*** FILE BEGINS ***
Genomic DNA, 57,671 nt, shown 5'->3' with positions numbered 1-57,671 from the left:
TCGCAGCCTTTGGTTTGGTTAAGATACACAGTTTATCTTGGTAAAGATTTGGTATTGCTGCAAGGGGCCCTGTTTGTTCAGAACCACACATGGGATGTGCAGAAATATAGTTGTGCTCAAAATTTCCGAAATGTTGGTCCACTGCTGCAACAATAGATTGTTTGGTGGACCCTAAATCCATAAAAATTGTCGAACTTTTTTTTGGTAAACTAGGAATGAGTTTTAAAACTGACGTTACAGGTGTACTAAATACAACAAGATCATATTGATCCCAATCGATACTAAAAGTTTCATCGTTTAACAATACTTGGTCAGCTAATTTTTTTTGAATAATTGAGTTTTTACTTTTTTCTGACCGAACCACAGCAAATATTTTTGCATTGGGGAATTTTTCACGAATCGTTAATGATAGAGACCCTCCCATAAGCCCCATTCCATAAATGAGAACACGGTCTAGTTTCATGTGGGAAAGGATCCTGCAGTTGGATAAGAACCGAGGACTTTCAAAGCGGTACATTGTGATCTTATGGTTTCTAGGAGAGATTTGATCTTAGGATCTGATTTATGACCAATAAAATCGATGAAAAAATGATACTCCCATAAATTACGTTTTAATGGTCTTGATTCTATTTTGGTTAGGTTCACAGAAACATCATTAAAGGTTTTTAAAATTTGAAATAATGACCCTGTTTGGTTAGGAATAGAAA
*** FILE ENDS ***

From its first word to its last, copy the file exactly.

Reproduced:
Genomic DNA, 57,671 nt, shown 5'->3' with positions numbered 1-57,671 from the left:
TCGCAGCCTTTGGTTTGGTTAAGATACACAGTTTATCTTGGTAAAGATTTGGTATTGCTGCAAGGGGCCCTGTTTGTTCAGAACCACACATGGGATGTGCAGAAATATAGTTGTGCTCAAAATTTCCGAAATGTTGGTCCACTGCTGCAACAATAGATTGTTTGGTGGACCCTAAATCCATAAAAATTGTCGAACTTTTTTTTGGTAAACTAGGAATGAGTTTTAAAACTGACGTTACAGGTGTACTAAATACAACAAGATCATATTGATCCCAATCGATACTAAAAGTTTCATCGTTTAACAATACTTGGTCAGCTAATTTTTTTTGAATAATTGAGTTTTTACTTTTTTCTGACCGAACCACAGCAAATATTTTTGCATTGGGGAATTTTTCACGAATCGTTAATGATAGAGACCCTCCCATAAGCCCCATTCCATAAATGAGAACACGGTCTAGTTTCATGTGGGAAAGGATCCTGCAGTTGGATAAGAACCGAGGACTTTCAAAGCGGTACATTGTGATCTTATGGTTTCTAGGAGAGATTTGATCTTAGGATCTGATTTATGACCAATAAAATCGATGAAAAAATGATACTCCCATAAATTACGTTTTAATGGTCTTGATTCTATTTTGGTTAGGTTCACAGAAACATCATTAAAGGTTTTTAAAATTTGAAATAATGACCCTGTTTGGTTAGGAATAGAAA